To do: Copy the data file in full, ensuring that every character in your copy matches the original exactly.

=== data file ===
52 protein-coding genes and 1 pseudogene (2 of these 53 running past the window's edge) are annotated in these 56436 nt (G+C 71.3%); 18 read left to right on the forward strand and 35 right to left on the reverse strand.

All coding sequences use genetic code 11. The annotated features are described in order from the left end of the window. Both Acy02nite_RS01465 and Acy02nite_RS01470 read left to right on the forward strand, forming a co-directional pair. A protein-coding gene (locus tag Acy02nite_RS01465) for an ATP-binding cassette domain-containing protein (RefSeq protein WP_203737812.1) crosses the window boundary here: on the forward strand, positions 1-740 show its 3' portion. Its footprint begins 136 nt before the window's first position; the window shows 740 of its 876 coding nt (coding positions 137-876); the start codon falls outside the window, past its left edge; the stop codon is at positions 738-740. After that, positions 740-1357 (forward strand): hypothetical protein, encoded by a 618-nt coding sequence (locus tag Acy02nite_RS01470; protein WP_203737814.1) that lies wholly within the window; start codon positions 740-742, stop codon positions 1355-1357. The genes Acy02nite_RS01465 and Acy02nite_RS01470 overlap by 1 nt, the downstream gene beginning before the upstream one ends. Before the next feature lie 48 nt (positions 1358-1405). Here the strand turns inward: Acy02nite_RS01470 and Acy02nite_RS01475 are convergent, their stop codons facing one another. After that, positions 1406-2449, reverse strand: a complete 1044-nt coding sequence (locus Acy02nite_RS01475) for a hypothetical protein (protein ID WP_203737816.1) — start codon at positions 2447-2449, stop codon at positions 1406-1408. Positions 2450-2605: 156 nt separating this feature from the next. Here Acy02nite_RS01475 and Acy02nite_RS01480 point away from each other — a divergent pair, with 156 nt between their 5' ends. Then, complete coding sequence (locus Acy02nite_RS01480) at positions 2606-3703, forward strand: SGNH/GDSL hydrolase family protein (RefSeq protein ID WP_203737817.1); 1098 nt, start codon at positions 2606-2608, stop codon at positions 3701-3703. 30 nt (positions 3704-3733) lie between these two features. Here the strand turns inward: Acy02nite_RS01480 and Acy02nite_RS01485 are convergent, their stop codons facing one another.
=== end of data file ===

52 protein-coding genes and 1 pseudogene (2 of these 53 running past the window's edge) are annotated in these 56436 nt (G+C 71.3%); 18 read left to right on the forward strand and 35 right to left on the reverse strand.

All coding sequences use genetic code 11. The annotated features are described in order from the left end of the window. Both Acy02nite_RS01465 and Acy02nite_RS01470 read left to right on the forward strand, forming a co-directional pair. A protein-coding gene (locus tag Acy02nite_RS01465) for an ATP-binding cassette domain-containing protein (RefSeq protein WP_203737812.1) crosses the window boundary here: on the forward strand, positions 1-740 show its 3' portion. Its footprint begins 136 nt before the window's first position; the window shows 740 of its 876 coding nt (coding positions 137-876); the start codon falls outside the window, past its left edge; the stop codon is at positions 738-740. After that, positions 740-1357 (forward strand): hypothetical protein, encoded by a 618-nt coding sequence (locus tag Acy02nite_RS01470; protein WP_203737814.1) that lies wholly within the window; start codon positions 740-742, stop codon positions 1355-1357. The genes Acy02nite_RS01465 and Acy02nite_RS01470 overlap by 1 nt, the downstream gene beginning before the upstream one ends. Before the next feature lie 48 nt (positions 1358-1405). Here the strand turns inward: Acy02nite_RS01470 and Acy02nite_RS01475 are convergent, their stop codons facing one another. After that, positions 1406-2449, reverse strand: a complete 1044-nt coding sequence (locus Acy02nite_RS01475) for a hypothetical protein (protein ID WP_203737816.1) — start codon at positions 2447-2449, stop codon at positions 1406-1408. Positions 2450-2605: 156 nt separating this feature from the next. Here Acy02nite_RS01475 and Acy02nite_RS01480 point away from each other — a divergent pair, with 156 nt between their 5' ends. Then, complete coding sequence (locus Acy02nite_RS01480) at positions 2606-3703, forward strand: SGNH/GDSL hydrolase family protein (RefSeq protein ID WP_203737817.1); 1098 nt, start codon at positions 2606-2608, stop codon at positions 3701-3703. 30 nt (positions 3704-3733) lie between these two features. Here the strand turns inward: Acy02nite_RS01480 and Acy02nite_RS01485 are convergent, their stop codons facing one another.